The balancing of social and regulatory benefit versus individual patient therapeutic benefit presents the clinician with a vexing dilemma. With few exceptions, strong traditions in clinical care have placed the interests of individual patients first, and interests of the general public and regulators second. So in our series on ADOs, today well address the clinical and ethical quandaries posed by ADO formulations.
This does not mean that the interests of the public and of regulators are irrelevant, but they are secondary to the interests of patients from the perspective of the clinician. Indeed, any law or policy that undertakes to compel clinicians to place the interests of others ahead of, or even on an equal footing with, those of a patient creates an inherent conflict of interest. Hans Jonas put it this way:
In the course of treatment, the physician is obligated to the patient and to no one else. He is not the agent of society, nor of the interests of medical science, the patient’s family, the patient’s co-sufferers, or future sufferers of the same disease. The patient alone counts when he is under the physician’s care.
As Jonas explains, the sole exception traditionally recognized has been genuine and grave public health emergencies. Jonas recognizes a single exception a raging epidemic in which there is a necessity to quarantine the contagious sick to protect others in the community and take also a look at these clinical strategies to minimize all the risk related to prescription drug abuse.
When analogizing this to pain management, Jonas position might accommodate strict limits on therapeutic options when there is clear and convincing evidence that a particular patient poses a serious and imminent risk of drug abuse or diversion, but not as a matter of routine custom and practice for all patients receiving opioid therapy.
The duty of the physician to promote the patient’s interests in receiving effective treatment is not viewed as being commensurate with a duty to society, except in the most extraordinary of exigent circumstances and prescribing ADOs comes, of course, with risks of abuse.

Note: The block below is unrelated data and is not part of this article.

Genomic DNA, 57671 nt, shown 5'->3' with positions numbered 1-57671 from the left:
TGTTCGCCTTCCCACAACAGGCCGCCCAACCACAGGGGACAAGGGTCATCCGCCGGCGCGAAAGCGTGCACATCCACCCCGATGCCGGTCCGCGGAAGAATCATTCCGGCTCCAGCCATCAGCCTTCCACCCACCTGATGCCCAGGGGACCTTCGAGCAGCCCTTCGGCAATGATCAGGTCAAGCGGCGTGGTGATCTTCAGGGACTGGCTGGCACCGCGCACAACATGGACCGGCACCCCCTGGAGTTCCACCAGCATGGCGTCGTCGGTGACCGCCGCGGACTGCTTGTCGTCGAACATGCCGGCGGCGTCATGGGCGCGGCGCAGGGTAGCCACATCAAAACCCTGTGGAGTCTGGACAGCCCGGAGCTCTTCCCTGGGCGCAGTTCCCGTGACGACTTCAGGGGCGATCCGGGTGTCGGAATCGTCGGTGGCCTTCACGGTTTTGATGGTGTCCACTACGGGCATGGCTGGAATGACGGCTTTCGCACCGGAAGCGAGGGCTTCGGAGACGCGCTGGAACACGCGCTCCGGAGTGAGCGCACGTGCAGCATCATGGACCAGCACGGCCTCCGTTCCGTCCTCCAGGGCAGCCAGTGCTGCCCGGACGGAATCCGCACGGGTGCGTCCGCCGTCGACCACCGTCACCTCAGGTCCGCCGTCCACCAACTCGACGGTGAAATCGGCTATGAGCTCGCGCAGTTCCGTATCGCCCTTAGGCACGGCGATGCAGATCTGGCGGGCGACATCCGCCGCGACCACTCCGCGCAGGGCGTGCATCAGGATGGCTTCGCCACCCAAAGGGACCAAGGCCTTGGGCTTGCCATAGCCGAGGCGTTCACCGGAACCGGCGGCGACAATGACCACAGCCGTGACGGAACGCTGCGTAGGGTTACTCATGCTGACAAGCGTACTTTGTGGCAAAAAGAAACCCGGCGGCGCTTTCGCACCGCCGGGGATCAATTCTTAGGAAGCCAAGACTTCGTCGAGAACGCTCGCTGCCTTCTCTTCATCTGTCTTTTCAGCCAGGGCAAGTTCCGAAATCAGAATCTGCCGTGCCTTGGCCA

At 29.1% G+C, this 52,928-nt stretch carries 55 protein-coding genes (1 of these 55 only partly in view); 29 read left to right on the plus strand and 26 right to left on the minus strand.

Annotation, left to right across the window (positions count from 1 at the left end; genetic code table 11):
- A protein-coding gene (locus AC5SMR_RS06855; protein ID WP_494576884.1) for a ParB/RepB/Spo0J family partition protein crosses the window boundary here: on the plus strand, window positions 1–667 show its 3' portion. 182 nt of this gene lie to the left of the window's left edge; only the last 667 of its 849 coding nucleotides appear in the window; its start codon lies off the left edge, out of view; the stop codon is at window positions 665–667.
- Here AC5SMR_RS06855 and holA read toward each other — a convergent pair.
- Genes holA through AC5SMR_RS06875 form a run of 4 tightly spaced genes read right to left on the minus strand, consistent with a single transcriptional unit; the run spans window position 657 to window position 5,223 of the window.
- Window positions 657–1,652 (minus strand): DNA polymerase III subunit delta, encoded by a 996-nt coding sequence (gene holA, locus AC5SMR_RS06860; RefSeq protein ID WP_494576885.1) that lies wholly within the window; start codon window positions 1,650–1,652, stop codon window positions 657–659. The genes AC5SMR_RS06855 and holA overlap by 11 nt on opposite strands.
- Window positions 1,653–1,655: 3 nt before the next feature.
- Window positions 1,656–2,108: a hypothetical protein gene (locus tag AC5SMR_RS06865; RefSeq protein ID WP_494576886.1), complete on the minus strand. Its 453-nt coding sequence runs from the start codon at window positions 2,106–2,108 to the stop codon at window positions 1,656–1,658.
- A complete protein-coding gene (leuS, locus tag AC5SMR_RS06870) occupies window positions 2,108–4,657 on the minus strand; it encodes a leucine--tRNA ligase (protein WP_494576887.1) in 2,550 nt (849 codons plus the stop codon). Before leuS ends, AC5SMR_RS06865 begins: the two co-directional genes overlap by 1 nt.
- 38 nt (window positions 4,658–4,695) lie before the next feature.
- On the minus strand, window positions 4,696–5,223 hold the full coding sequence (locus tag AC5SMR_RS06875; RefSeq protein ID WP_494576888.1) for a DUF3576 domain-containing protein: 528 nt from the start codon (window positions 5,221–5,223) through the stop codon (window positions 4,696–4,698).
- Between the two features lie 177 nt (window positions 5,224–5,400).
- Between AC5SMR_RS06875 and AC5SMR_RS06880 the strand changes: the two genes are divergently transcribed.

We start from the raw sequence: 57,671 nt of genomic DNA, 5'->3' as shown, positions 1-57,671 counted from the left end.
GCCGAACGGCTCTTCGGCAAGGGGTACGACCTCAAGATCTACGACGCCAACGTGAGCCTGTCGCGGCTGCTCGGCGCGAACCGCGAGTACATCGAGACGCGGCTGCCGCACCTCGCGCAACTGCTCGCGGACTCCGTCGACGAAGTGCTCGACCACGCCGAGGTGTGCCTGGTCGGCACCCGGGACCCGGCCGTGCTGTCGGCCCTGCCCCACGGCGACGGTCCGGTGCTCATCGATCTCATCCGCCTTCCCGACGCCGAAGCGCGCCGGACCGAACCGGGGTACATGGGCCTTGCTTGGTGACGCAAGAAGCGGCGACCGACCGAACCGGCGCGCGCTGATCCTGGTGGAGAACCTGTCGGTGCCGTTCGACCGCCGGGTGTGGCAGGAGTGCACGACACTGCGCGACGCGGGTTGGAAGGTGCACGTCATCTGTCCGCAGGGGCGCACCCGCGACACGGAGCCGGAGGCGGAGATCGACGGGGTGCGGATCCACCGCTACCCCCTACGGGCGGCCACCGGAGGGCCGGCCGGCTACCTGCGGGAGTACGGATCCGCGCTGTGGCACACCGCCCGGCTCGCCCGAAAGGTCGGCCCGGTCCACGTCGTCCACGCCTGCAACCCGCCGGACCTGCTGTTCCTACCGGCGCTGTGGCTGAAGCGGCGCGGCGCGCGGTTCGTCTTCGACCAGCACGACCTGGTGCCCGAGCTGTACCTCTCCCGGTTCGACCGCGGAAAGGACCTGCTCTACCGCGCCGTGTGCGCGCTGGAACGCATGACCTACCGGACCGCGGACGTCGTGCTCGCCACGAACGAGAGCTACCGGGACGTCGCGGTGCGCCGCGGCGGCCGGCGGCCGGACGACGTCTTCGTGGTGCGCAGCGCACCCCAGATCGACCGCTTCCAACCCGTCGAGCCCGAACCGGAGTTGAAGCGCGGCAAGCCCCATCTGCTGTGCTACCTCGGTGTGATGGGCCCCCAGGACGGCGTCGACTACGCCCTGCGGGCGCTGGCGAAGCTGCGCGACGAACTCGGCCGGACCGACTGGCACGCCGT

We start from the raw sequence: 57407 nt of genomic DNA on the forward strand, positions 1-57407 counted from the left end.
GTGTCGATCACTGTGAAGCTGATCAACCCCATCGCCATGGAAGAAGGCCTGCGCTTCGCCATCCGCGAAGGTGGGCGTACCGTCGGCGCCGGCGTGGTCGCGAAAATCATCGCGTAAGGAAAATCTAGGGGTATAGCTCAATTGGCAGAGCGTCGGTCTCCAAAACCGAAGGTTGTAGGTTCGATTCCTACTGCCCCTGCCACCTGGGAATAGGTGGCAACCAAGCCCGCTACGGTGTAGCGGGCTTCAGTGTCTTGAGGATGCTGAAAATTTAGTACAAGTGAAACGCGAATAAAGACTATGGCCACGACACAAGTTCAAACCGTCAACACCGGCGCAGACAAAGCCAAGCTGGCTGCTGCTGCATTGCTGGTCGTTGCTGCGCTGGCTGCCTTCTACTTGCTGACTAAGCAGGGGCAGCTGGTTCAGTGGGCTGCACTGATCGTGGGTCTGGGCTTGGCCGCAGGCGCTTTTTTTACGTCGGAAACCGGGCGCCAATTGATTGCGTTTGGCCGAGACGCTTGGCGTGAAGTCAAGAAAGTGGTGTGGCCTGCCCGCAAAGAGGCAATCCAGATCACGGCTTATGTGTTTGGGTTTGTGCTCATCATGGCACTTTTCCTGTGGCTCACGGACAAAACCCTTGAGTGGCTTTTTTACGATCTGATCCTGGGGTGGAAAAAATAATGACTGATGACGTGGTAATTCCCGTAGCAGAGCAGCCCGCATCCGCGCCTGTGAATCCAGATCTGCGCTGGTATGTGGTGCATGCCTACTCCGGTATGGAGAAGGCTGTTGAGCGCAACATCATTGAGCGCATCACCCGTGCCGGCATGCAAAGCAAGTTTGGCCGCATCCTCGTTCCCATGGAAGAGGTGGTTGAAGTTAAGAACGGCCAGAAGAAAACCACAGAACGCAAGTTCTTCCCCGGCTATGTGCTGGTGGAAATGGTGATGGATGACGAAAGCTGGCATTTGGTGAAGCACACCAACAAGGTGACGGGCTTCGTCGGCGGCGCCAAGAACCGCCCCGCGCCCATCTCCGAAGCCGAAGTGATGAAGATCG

The development and dissemination of clear standards for ADO use could guide clinicians to prescribe, administer, and dispense these products in the best interest of their patients, while also considering important public health factors and compliance with regulatory requirements.
Standards could likewise assist regulators in their assessment of clinician conduct, avoiding situations in which care provided by a clinician would be evaluated as improper after a clinician has appropriately placed the interests of a specific patient above concerns for public health and regulatory compliance.
Because such standards would be intended to guide and inform clinical practice in this area, the primary responsibility for developing them should be that of health care professionals with the competencies to render such treatment. Check also this post about the Mayday Project and prescribing Abuse-Deterrent Opioids (ADOs).
While appropriate non-clinicians such as regulators may have a limited role in the process, they should not be in a position to dictate any significant aspect of clinical practice. Clear and appropriate standards of practice for ADOs would promote the provision of optimal care for each patient, and they would guide clinicians to meet public health and regulatory objectives when the quality of patient care is unaffected.